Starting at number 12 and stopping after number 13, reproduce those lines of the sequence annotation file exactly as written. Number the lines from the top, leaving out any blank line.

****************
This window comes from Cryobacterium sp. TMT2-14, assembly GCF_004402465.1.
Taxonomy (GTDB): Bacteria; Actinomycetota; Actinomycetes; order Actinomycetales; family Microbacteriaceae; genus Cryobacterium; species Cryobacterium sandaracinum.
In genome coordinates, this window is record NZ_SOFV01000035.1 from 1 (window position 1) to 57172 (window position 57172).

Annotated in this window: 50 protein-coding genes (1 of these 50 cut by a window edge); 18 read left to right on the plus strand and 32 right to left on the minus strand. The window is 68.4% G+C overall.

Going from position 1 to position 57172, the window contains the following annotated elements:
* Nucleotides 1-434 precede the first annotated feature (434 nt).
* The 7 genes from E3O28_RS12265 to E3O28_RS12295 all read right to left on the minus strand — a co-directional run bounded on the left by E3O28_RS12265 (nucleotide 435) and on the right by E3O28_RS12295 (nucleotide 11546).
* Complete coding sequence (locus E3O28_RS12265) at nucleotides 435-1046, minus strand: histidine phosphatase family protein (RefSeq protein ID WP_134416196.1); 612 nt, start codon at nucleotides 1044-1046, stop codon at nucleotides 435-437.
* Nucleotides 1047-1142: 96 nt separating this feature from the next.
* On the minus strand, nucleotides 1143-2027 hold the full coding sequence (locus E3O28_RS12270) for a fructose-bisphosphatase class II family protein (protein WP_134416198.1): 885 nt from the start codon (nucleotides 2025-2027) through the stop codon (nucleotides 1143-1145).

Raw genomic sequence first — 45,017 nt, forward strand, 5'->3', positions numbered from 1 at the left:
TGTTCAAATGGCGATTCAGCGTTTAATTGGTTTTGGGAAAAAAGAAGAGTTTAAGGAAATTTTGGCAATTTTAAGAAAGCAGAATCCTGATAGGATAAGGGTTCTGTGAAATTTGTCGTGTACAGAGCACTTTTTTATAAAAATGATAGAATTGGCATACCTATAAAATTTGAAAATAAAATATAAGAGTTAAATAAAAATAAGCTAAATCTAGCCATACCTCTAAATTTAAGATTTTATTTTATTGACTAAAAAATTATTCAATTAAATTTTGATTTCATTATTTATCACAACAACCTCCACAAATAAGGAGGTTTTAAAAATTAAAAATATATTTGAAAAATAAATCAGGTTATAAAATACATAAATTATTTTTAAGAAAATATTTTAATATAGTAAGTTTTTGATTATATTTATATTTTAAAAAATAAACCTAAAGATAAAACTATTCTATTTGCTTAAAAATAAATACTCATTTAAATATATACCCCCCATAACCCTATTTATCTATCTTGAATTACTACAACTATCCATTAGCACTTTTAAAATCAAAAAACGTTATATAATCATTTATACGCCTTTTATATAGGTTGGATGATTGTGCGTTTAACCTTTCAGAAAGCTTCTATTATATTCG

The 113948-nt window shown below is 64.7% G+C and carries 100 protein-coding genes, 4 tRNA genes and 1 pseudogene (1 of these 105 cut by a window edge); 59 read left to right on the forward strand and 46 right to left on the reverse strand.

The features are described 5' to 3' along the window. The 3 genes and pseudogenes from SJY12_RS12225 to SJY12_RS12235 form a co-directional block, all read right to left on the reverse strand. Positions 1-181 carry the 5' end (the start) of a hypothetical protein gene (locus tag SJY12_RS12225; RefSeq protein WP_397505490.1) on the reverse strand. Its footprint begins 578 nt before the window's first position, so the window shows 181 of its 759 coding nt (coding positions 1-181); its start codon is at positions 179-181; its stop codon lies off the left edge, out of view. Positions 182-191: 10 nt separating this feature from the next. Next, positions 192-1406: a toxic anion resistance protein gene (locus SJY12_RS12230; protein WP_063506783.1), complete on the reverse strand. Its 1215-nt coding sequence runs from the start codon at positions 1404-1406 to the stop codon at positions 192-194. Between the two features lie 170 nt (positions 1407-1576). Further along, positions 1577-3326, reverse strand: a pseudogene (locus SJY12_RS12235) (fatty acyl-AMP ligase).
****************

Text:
TGTTCAAATGGCGATTCAGCGTTTAATTGGTTTTGGGAAAAAAGAAGAGTTTAAGGAAATTTTGGCAATTTTAAGAAAGCAGAATCCTGATAGGATAAGGGTTCTGTGAAATTTGTCGTGTACAGAGCACTTTTTTATAAAAATGATAGAATTGGCATACCTATAAAATTTGAAAATAAAATATAAGAGTTAAATAAAAATAAGCTAAATCTAGCCATACCTCTAAATTTAAGATTTTATTTTATTGACTAAAAAATTATTCAATTAAATTTTGATTTCATTATTTATCACAACAACCTCCACAAATAAGGAGGTTTTAAAAATTAAAAATATATTTGAAAAATAAATCAGGTTATAAAATACATAAATTATTTTTAAGAAAATATTTTAATATAGTAAGTTTTTGATTATATTTATATTTTAAAAAATAAACCTAAAGATAAAACTATTCTATTTGCTTAAAAATAAATACTCATTTAAATATATACCCCCCATAACCCTATTTATCTATCTTGAATTACTACAACTATCCATTAGCACTTTTAAAATCAAAAAACGTTATATAATCATTTATACGCCTTTTATATAGGTTGGATGATTGTGCGTTTAACCTTTCAGAAAGCTTCTATTATATTCG

The 113948-nt window shown below is 64.7% G+C and carries 100 protein-coding genes, 4 tRNA genes and 1 pseudogene (1 of these 105 cut by a window edge); 59 read left to right on the forward strand and 46 right to left on the reverse strand.